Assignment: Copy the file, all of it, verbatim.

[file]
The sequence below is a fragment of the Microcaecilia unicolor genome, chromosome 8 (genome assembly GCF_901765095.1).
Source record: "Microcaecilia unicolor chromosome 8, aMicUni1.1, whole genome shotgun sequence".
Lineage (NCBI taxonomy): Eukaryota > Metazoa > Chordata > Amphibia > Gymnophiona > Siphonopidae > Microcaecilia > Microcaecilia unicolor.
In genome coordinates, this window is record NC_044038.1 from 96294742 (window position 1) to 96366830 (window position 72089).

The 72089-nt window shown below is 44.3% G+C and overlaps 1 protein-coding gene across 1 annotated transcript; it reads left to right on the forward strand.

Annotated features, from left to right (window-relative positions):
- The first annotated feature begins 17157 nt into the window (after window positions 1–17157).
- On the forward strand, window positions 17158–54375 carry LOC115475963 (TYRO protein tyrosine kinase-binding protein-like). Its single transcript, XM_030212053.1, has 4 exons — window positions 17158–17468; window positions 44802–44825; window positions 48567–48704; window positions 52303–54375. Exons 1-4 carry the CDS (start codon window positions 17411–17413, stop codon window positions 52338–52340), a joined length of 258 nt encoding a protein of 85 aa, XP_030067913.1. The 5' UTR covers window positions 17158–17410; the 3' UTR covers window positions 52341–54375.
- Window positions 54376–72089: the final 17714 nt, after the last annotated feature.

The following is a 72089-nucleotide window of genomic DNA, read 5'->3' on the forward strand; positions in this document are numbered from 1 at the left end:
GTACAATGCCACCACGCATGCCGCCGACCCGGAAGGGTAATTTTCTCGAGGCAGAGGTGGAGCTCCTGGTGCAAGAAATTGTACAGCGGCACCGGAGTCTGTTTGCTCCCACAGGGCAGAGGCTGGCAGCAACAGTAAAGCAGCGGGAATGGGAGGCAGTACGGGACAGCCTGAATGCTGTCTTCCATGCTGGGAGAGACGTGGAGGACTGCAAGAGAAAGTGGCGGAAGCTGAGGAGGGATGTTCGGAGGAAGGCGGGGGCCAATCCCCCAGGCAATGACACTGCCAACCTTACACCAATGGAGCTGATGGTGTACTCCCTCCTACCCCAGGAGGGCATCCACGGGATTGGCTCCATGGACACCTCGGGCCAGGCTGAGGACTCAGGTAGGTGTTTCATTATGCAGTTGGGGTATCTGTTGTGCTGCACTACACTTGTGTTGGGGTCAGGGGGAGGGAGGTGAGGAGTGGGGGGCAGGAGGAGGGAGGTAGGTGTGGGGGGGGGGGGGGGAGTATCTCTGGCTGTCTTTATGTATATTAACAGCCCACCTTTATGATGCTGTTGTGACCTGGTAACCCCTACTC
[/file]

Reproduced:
The sequence below is a fragment of the Microcaecilia unicolor genome, chromosome 8 (genome assembly GCF_901765095.1).
Source record: "Microcaecilia unicolor chromosome 8, aMicUni1.1, whole genome shotgun sequence".
Lineage (NCBI taxonomy): Eukaryota > Metazoa > Chordata > Amphibia > Gymnophiona > Siphonopidae > Microcaecilia > Microcaecilia unicolor.
In genome coordinates, this window is record NC_044038.1 from 96294742 (window position 1) to 96366830 (window position 72089).

The 72089-nt window shown below is 44.3% G+C and overlaps 1 protein-coding gene across 1 annotated transcript; it reads left to right on the forward strand.

Annotated features, from left to right (window-relative positions):
- The first annotated feature begins 17157 nt into the window (after window positions 1–17157).
- On the forward strand, window positions 17158–54375 carry LOC115475963 (TYRO protein tyrosine kinase-binding protein-like). Its single transcript, XM_030212053.1, has 4 exons — window positions 17158–17468; window positions 44802–44825; window positions 48567–48704; window positions 52303–54375. Exons 1-4 carry the CDS (start codon window positions 17411–17413, stop codon window positions 52338–52340), a joined length of 258 nt encoding a protein of 85 aa, XP_030067913.1. The 5' UTR covers window positions 17158–17410; the 3' UTR covers window positions 52341–54375.
- Window positions 54376–72089: the final 17714 nt, after the last annotated feature.

The following is a 72089-nucleotide window of genomic DNA, read 5'->3' on the forward strand; positions in this document are numbered from 1 at the left end:
GTACAATGCCACCACGCATGCCGCCGACCCGGAAGGGTAATTTTCTCGAGGCAGAGGTGGAGCTCCTGGTGCAAGAAATTGTACAGCGGCACCGGAGTCTGTTTGCTCCCACAGGGCAGAGGCTGGCAGCAACAGTAAAGCAGCGGGAATGGGAGGCAGTACGGGACAGCCTGAATGCTGTCTTCCATGCTGGGAGAGACGTGGAGGACTGCAAGAGAAAGTGGCGGAAGCTGAGGAGGGATGTTCGGAGGAAGGCGGGGGCCAATCCCCCAGGCAATGACACTGCCAACCTTACACCAATGGAGCTGATGGTGTACTCCCTCCTACCCCAGGAGGGCATCCACGGGATTGGCTCCATGGACACCTCGGGCCAGGCTGAGGACTCAGGTAGGTGTTTCATTATGCAGTTGGGGTATCTGTTGTGCTGCACTACACTTGTGTTGGGGTCAGGGGGAGGGAGGTGAGGAGTGGGGGGCAGGAGGAGGGAGGTAGGTGTGGGGGGGGGGGGGGGAGTATCTCTGGCTGTCTTTATGTATATTAACAGCCCACCTTTATGATGCTGTTGTGACCTGGTAACCCCTACTC